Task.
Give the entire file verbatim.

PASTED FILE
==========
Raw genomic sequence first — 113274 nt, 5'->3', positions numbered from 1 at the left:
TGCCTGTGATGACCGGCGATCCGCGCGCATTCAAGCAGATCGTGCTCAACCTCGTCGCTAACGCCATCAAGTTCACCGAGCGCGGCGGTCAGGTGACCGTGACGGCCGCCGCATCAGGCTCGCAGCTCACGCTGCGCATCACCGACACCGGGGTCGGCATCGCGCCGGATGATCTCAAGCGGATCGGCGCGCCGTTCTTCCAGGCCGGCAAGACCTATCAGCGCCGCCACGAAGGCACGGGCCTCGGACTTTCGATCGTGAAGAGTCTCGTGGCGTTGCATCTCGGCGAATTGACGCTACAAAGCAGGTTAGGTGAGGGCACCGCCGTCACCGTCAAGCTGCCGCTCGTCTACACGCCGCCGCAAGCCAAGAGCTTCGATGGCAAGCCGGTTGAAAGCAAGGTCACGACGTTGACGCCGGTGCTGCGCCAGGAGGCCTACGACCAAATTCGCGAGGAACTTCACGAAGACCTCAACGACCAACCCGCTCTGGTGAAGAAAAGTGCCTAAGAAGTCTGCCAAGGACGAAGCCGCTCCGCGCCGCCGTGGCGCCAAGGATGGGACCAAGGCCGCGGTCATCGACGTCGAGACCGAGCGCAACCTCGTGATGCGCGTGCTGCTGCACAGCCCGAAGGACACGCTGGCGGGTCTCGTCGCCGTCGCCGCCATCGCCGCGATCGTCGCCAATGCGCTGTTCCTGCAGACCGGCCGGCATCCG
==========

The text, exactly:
Raw genomic sequence first — 113274 nt, 5'->3', positions numbered from 1 at the left:
TGCCTGTGATGACCGGCGATCCGCGCGCATTCAAGCAGATCGTGCTCAACCTCGTCGCTAACGCCATCAAGTTCACCGAGCGCGGCGGTCAGGTGACCGTGACGGCCGCCGCATCAGGCTCGCAGCTCACGCTGCGCATCACCGACACCGGGGTCGGCATCGCGCCGGATGATCTCAAGCGGATCGGCGCGCCGTTCTTCCAGGCCGGCAAGACCTATCAGCGCCGCCACGAAGGCACGGGCCTCGGACTTTCGATCGTGAAGAGTCTCGTGGCGTTGCATCTCGGCGAATTGACGCTACAAAGCAGGTTAGGTGAGGGCACCGCCGTCACCGTCAAGCTGCCGCTCGTCTACACGCCGCCGCAAGCCAAGAGCTTCGATGGCAAGCCGGTTGAAAGCAAGGTCACGACGTTGACGCCGGTGCTGCGCCAGGAGGCCTACGACCAAATTCGCGAGGAACTTCACGAAGACCTCAACGACCAACCCGCTCTGGTGAAGAAAAGTGCCTAAGAAGTCTGCCAAGGACGAAGCCGCTCCGCGCCGCCGTGGCGCCAAGGATGGGACCAAGGCCGCGGTCATCGACGTCGAGACCGAGCGCAACCTCGTGATGCGCGTGCTGCTGCACAGCCCGAAGGACACGCTGGCGGGTCTCGTCGCCGTCGCCGCCATCGCCGCGATCGTCGCCAATGCGCTGTTCCTGCAGACCGGCCGGCATCCG